Household

How much extra are tenants paying for a furnished flat?

Rozi Jones
|
24th September 2018
decorating home improvement interior paint roller
"Ultimately this research suggests it’s worth calculating the cost of furniture to decide whether the initial financial outlay can be off-set over time during the rental period."

Renting a two-bedroom furnished flat can cost up to 21% more per month than renting an unfurnished property of the same size in the same area, according to research from property website OnTheMarket.

The cost of furnishing a two-bedroom flat can be around £1,800 including a sofa, coffee table, bookcase, TV, table and chairs, two double bed frames, two mattresses, a desk and an office chair. This amount is calculated based on furniture from IKEA and a TV from Curry’s.

According to the results, renting a two-bedroom furnished property in the city of Sheffield costs tenants an average of £726 compared to £598 for an unfurnished property of the same size – a 21% increase in price.

In Birmingham, tenants will pay £127 more - a 20% difference, in Leeds, there is a 19% premium of £128, and tenants in Manchester and Coventry can expect to pay 15% more.

Other areas included in the research were Newcastle upon Tyne (£85 more - a 14% difference), Glasgow (£86 more – 13% more), London (£128 more – a 9% difference), and Cardiff (£50 more – 7%).

Helen Whiteley, commercial director at OnTheMarket, said: “Ultimately this research suggests it’s worth calculating the cost of furniture to decide whether the initial financial outlay can be off-set over time during the rental period.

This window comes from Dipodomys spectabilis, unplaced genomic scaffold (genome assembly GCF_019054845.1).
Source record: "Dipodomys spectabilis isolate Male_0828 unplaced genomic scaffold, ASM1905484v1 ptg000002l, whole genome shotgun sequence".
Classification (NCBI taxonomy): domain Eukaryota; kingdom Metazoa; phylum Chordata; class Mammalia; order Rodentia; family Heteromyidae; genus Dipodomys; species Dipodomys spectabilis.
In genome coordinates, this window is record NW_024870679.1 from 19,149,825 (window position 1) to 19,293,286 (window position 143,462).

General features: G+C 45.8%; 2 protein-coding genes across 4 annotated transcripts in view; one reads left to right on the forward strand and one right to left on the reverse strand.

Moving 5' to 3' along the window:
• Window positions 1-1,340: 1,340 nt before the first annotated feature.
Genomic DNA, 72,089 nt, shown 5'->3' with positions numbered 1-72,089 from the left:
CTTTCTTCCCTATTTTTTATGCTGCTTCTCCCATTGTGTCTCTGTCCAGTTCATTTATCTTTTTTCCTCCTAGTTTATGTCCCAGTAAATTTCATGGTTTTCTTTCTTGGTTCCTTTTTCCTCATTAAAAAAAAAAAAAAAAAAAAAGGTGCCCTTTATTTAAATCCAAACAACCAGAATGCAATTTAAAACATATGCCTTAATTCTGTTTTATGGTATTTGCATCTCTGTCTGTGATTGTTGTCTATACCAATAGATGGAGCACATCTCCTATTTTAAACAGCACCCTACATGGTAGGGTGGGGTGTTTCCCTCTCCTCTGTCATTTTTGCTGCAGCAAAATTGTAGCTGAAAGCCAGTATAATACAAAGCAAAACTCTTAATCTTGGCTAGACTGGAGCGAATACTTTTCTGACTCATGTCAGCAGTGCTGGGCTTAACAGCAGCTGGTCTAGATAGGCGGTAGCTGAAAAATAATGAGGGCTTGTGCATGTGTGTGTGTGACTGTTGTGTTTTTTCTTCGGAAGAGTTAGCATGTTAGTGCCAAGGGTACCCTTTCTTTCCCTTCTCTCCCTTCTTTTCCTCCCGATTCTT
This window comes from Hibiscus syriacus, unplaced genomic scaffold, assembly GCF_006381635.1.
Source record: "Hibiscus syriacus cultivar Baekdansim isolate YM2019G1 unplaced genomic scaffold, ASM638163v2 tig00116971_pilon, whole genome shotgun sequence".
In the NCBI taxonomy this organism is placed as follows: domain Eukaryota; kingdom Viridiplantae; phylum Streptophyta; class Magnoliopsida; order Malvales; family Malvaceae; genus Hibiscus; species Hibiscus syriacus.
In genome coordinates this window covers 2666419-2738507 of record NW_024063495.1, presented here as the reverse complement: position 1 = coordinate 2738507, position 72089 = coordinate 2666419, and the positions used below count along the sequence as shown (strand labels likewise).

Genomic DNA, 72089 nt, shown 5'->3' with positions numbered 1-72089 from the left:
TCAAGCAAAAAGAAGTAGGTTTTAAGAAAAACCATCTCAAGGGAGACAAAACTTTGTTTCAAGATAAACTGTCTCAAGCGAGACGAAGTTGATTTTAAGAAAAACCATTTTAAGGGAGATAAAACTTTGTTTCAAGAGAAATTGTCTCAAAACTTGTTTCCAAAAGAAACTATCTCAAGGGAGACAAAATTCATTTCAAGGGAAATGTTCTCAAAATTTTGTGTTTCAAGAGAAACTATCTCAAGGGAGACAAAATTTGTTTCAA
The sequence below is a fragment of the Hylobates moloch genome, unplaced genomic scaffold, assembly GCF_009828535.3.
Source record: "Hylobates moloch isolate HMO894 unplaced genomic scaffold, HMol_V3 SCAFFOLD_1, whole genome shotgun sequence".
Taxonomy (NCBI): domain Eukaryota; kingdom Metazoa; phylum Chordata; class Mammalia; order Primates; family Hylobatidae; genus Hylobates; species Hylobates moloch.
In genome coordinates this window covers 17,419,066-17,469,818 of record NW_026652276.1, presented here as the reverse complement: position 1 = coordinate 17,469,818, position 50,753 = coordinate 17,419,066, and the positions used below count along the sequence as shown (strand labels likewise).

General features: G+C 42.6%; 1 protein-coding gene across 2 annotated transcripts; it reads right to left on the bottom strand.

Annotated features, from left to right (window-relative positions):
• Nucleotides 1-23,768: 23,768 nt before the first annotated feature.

“Spread throughout a 12 month tenancy, these costs become around £150 per month meaning it is worth prospective tenants giving serious consideration to whether or not they are embarking on a long term let. That said, there are clear benefits and a level of convenience of walking into a ready-to-live-in property when weighed against the alternative of buying everything yourself.”

Denise Brown, property management manager at Andrew Craig in Newcastle, added: “Newcastle has a strong hold on student accommodation that requires fully furnished because tenants travel to this area for university and do not have many goods of their own.

“Gateshead has more long term tenants and mostly family homes, it is not normally their first rental and the tenants have collected goods along the way.

“Since the Government abolished tax relief for landlords on furnishing properties, we have noticed a significant drop and over three quarters of our management/let-only business is now unfurnished.

“Landlords are more likely to buy rent guarantee insurance, which protects the landlord against the tenants not paying the rent, than furnish properties.”

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